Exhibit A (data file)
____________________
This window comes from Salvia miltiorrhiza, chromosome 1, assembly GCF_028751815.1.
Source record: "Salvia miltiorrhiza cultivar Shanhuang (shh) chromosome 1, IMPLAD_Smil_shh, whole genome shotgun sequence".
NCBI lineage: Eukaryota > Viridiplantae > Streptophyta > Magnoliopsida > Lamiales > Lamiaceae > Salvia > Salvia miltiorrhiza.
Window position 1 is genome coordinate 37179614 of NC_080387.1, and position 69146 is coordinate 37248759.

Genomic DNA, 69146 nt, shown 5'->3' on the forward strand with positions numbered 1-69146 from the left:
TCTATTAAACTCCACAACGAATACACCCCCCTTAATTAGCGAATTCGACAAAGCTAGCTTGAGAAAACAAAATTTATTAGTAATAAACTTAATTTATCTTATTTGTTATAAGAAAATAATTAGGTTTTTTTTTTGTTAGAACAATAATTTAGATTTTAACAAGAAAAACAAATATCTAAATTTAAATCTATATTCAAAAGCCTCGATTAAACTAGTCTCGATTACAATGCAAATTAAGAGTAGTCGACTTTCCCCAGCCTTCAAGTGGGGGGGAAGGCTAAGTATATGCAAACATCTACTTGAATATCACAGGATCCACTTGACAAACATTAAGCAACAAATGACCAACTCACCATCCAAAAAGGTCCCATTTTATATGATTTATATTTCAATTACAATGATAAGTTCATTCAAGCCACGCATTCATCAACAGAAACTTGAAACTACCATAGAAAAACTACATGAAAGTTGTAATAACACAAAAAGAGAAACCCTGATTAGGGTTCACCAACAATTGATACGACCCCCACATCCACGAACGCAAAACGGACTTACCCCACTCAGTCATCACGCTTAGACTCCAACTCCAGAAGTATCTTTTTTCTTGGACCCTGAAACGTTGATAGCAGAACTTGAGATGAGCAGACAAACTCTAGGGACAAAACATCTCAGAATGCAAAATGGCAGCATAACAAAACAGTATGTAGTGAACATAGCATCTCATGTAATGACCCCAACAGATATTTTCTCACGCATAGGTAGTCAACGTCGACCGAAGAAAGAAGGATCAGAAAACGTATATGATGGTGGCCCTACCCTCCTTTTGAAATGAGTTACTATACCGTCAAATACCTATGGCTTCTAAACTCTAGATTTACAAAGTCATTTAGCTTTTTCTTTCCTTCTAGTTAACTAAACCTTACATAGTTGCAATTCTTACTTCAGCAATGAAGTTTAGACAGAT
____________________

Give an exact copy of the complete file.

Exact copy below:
This window comes from Salvia miltiorrhiza, chromosome 1, assembly GCF_028751815.1.
Source record: "Salvia miltiorrhiza cultivar Shanhuang (shh) chromosome 1, IMPLAD_Smil_shh, whole genome shotgun sequence".
NCBI lineage: Eukaryota > Viridiplantae > Streptophyta > Magnoliopsida > Lamiales > Lamiaceae > Salvia > Salvia miltiorrhiza.
Window position 1 is genome coordinate 37179614 of NC_080387.1, and position 69146 is coordinate 37248759.

Genomic DNA, 69146 nt, shown 5'->3' on the forward strand with positions numbered 1-69146 from the left:
TCTATTAAACTCCACAACGAATACACCCCCCTTAATTAGCGAATTCGACAAAGCTAGCTTGAGAAAACAAAATTTATTAGTAATAAACTTAATTTATCTTATTTGTTATAAGAAAATAATTAGGTTTTTTTTTTGTTAGAACAATAATTTAGATTTTAACAAGAAAAACAAATATCTAAATTTAAATCTATATTCAAAAGCCTCGATTAAACTAGTCTCGATTACAATGCAAATTAAGAGTAGTCGACTTTCCCCAGCCTTCAAGTGGGGGGGAAGGCTAAGTATATGCAAACATCTACTTGAATATCACAGGATCCACTTGACAAACATTAAGCAACAAATGACCAACTCACCATCCAAAAAGGTCCCATTTTATATGATTTATATTTCAATTACAATGATAAGTTCATTCAAGCCACGCATTCATCAACAGAAACTTGAAACTACCATAGAAAAACTACATGAAAGTTGTAATAACACAAAAAGAGAAACCCTGATTAGGGTTCACCAACAATTGATACGACCCCCACATCCACGAACGCAAAACGGACTTACCCCACTCAGTCATCACGCTTAGACTCCAACTCCAGAAGTATCTTTTTTCTTGGACCCTGAAACGTTGATAGCAGAACTTGAGATGAGCAGACAAACTCTAGGGACAAAACATCTCAGAATGCAAAATGGCAGCATAACAAAACAGTATGTAGTGAACATAGCATCTCATGTAATGACCCCAACAGATATTTTCTCACGCATAGGTAGTCAACGTCGACCGAAGAAAGAAGGATCAGAAAACGTATATGATGGTGGCCCTACCCTCCTTTTGAAATGAGTTACTATACCGTCAAATACCTATGGCTTCTAAACTCTAGATTTACAAAGTCATTTAGCTTTTTCTTTCCTTCTAGTTAACTAAACCTTACATAGTTGCAATTCTTACTTCAGCAATGAAGTTTAGACAGAT